Breaching four dams on the Lower Snake River and replacing the services they provide to the Pacific Northwest could cost between $10.3 billion and $27.2 billion, according to a draft report commissioned by Washington Gov. Jay Inslee and Sen. Patty Murray.
The report, which compiles statistics from a slate of previous studies, pegs the cost of the breaching process at between $1.24 billion and $2 billion. Replacing the energy for the dams would cost an additional $9.3 billion to $18.6 billion, while offsetting losses in waterway transportation would cost $542 million to $4.5 billion. Finally, building additional irrigation infrastructure would cost between $188 million and $1 billion.
Some additional costs, the report says, still need to be identified.
The document is a draft copy of a highly anticipated report that will determine which side Murray and Inslee, both Democrats, will choose in a battle over the fate of four dams on the Lower Snake River. Their final decision, which is expected to come in July, will likely influence where other members of Congress align themselves on the issue.
Estimates by the Washington Department of Fish and Wildlife and the Oregon Department of Fish and Game indicate salmon runs in the Columbia and Snake River system have declined more than 90% over the last 100 years. A hotter climate, habitat loss and lower natural production rates have all contributed to the reductions, but many tribes and environmental groups point to 14 federally operated dams as key causes.
Over the last 20 years, federal agencies have spent $17 billion to build hatcheries and install additional safety measures like fish ladders and diversion screens to the dams. These efforts, while improving conditions for fall chinook salmon and steelhead, have not been enough to reverse losses for the two other species at risk: spring-summer chinook and sockeye salmon.
Under pressure to end decades of salmon-related court battles, members of Congress have turned their attention to the idea of breaching four dams on the lower Snake River: Ice Harbor, Lower Monumental, Little Goose and Lower Granite. Reps. Mike Simpson, R-Idaho, and Earl Blumenauer, D-Ore., have come out in favor of this approach, introducing a $33.5 billion “concept” to breach the four dams, compensate members of the region for their losses and put a 35-year moratorium on all current litigation.
Ten Republican members of Congress, however, are staunchly opposed to the idea, worried about the economic and energy impacts that the loss of the dams could have on the region. The dams produce over 1,000 megawatts of renewable energy and allow nearly 30% of the nation’s grain and oilseed exports to be transported up the river.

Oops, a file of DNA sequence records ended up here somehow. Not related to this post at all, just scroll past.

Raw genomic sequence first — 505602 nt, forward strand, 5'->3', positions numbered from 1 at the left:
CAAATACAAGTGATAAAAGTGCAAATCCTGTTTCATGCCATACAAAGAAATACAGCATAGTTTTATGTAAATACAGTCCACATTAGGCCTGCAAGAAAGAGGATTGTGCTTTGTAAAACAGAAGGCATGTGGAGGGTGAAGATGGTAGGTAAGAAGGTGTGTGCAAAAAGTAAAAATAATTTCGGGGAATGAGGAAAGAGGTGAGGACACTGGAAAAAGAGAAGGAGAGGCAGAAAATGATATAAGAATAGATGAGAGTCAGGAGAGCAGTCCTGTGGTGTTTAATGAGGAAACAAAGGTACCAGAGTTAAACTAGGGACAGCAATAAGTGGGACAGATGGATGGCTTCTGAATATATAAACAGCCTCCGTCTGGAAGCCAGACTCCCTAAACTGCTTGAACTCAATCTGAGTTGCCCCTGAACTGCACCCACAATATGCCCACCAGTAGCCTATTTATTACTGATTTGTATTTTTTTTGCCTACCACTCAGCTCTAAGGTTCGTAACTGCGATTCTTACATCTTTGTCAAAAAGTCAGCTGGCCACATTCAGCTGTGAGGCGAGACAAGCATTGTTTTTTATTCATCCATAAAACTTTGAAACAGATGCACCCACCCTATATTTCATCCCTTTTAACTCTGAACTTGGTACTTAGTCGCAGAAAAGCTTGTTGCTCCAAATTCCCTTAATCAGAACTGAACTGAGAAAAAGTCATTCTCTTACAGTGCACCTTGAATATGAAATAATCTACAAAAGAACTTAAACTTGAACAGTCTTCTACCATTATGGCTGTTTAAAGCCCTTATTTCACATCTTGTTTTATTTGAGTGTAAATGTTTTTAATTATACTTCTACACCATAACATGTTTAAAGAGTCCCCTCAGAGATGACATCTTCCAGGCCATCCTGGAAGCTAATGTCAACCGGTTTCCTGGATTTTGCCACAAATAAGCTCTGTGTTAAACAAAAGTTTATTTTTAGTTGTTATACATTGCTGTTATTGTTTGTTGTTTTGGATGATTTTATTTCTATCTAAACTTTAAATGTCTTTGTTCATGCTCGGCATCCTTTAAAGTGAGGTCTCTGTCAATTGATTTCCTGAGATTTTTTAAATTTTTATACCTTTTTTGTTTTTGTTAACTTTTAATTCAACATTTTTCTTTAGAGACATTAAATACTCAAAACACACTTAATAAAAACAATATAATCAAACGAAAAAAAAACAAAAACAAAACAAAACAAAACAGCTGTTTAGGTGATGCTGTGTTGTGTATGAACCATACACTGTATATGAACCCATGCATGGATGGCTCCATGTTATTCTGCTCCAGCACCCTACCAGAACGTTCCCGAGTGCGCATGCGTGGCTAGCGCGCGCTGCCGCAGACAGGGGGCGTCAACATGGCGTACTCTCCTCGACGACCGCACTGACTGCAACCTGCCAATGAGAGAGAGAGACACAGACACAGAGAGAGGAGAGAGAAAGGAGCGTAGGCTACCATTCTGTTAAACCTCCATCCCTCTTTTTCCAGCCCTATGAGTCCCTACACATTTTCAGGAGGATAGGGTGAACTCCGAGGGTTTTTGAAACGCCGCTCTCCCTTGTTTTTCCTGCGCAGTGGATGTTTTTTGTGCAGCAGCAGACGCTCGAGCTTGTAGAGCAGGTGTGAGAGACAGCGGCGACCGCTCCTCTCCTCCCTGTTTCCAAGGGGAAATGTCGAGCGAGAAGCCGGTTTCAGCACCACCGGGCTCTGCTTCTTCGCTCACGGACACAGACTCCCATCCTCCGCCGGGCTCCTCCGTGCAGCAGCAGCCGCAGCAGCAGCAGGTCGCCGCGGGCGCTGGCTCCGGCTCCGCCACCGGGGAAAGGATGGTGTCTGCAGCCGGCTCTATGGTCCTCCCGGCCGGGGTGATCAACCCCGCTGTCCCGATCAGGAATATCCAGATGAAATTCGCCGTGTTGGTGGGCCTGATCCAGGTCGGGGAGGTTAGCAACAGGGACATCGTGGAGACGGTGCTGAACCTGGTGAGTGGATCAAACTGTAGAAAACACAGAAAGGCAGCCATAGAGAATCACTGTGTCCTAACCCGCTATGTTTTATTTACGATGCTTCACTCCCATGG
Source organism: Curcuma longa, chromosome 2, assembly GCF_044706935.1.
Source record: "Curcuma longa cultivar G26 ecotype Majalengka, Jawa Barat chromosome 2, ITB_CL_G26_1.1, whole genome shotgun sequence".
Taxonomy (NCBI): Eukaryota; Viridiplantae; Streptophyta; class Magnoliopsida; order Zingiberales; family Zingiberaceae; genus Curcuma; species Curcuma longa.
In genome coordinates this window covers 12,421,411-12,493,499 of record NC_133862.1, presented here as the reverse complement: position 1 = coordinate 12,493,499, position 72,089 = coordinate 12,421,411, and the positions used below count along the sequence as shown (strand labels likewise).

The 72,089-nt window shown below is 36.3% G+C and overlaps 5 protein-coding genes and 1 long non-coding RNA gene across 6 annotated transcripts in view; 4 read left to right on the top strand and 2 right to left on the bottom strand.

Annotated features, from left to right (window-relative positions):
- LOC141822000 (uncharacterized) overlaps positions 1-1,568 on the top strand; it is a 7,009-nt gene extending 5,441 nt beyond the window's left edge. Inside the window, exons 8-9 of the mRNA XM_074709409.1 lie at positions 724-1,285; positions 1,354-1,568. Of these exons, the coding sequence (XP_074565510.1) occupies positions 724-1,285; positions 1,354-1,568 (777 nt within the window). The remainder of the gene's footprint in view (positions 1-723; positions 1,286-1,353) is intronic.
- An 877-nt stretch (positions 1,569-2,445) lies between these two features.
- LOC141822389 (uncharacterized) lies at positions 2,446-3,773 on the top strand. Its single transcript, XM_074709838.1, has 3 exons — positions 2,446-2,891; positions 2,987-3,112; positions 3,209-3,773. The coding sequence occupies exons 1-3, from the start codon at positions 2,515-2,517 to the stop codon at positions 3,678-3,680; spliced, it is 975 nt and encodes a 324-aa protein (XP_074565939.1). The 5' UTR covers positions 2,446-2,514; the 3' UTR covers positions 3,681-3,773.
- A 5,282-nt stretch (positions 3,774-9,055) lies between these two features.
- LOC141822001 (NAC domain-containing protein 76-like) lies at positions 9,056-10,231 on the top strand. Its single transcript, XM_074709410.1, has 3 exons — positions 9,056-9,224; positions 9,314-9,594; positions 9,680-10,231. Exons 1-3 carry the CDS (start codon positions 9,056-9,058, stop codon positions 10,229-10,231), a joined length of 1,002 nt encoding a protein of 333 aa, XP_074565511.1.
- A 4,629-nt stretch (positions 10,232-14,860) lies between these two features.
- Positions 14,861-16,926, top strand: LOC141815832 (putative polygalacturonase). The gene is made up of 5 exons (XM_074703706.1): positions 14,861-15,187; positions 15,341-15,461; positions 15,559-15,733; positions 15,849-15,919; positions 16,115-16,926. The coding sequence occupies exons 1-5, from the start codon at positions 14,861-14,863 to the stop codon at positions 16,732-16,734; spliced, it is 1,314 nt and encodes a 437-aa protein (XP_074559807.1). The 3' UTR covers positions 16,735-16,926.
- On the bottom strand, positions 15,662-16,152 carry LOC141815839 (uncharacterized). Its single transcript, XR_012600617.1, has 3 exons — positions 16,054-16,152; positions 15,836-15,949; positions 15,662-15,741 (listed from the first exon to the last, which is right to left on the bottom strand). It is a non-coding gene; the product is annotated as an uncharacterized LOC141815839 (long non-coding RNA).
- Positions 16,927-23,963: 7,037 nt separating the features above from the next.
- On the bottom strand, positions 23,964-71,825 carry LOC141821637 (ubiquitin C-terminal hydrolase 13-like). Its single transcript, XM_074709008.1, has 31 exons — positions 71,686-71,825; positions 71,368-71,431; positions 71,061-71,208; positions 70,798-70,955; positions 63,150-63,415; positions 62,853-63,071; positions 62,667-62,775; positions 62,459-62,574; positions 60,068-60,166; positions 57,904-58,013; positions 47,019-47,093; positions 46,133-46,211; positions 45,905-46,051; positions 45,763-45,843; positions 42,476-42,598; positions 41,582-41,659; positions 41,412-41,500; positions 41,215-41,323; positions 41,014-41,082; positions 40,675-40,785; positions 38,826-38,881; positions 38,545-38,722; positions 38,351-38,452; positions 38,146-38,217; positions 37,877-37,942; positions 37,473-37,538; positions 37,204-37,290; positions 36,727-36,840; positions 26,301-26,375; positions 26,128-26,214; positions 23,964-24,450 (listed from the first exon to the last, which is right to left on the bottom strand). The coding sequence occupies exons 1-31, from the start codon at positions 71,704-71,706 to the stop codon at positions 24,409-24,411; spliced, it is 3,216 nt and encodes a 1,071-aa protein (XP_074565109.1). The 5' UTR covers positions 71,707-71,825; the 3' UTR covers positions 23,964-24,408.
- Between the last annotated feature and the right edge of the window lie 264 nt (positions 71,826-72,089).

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This group — whose ranks include Washington Reps. Dan Newhouse, Cathy McMorris Rodgers and Jaime Herrera Butler, along with Idaho Rep. Russ Fulcher and Oregon Rep. Cliff Bentz — introduced a bill Thursday that would prohibit federal agencies from making any modifications to dam operations that would restrict electrical generation or limit navigation on the Snake River. It would also bind these agencies to following the “preferred” plan for continuing to operate the dams laid out in an Army Corps of Engineers' 2020 Environmental Impact Statement.
“This is a concerted, intentional effort to underscore not only the importance of the dams, but to codify the operations of the dams,” Newhouse told Agri-Pulse.
Last October, Inslee and Murray announced their intent to come up with a joint state-federal plan for salmon recovery in the basin. They have set a July 31 deadline for their recommendations and will allow the public to submit comments on the draft report until July 11.
“We continue to approach the question of breaching with open minds and without a predetermined decision,” Inslee and Murray said in a joint statement.
The draft report, compiled by Ross Strategic and Kramer Consulting, says that replacing most of the services the dam provides is possible, but costly. If they are breached, the region’s barging and cruise industries will take a hit.
Newhouse, McMorris Rodgers and Bentz all criticized the Inslee-Murray report. Bentz, for instance, called it a “slap in the face to working Oregonians,” saying it is “based on predictable cherry-picked, a la carte science.”
The Pacific Northwest Waterways Association, a group representing ports, barge companies and agricultural producers, also denounced the report, calling it an "oversimplification of dam breaching."
“There are significant gaps in the report as it relates to understanding the reality of shifting to alternative transportation modes, permitting and developing the infrastructure that would be required, impacts to Northwest and U.S. farmers, and the true ability to meet our regional and national climate goals without the dams in place,” said PNWA Director Heather Stebbings.
The National Wildlife Federation, however, praised the document's findings, saying the report “clearly outlines the services the dams provide can be replaced — and improved — with infrastructure investments in energy.”
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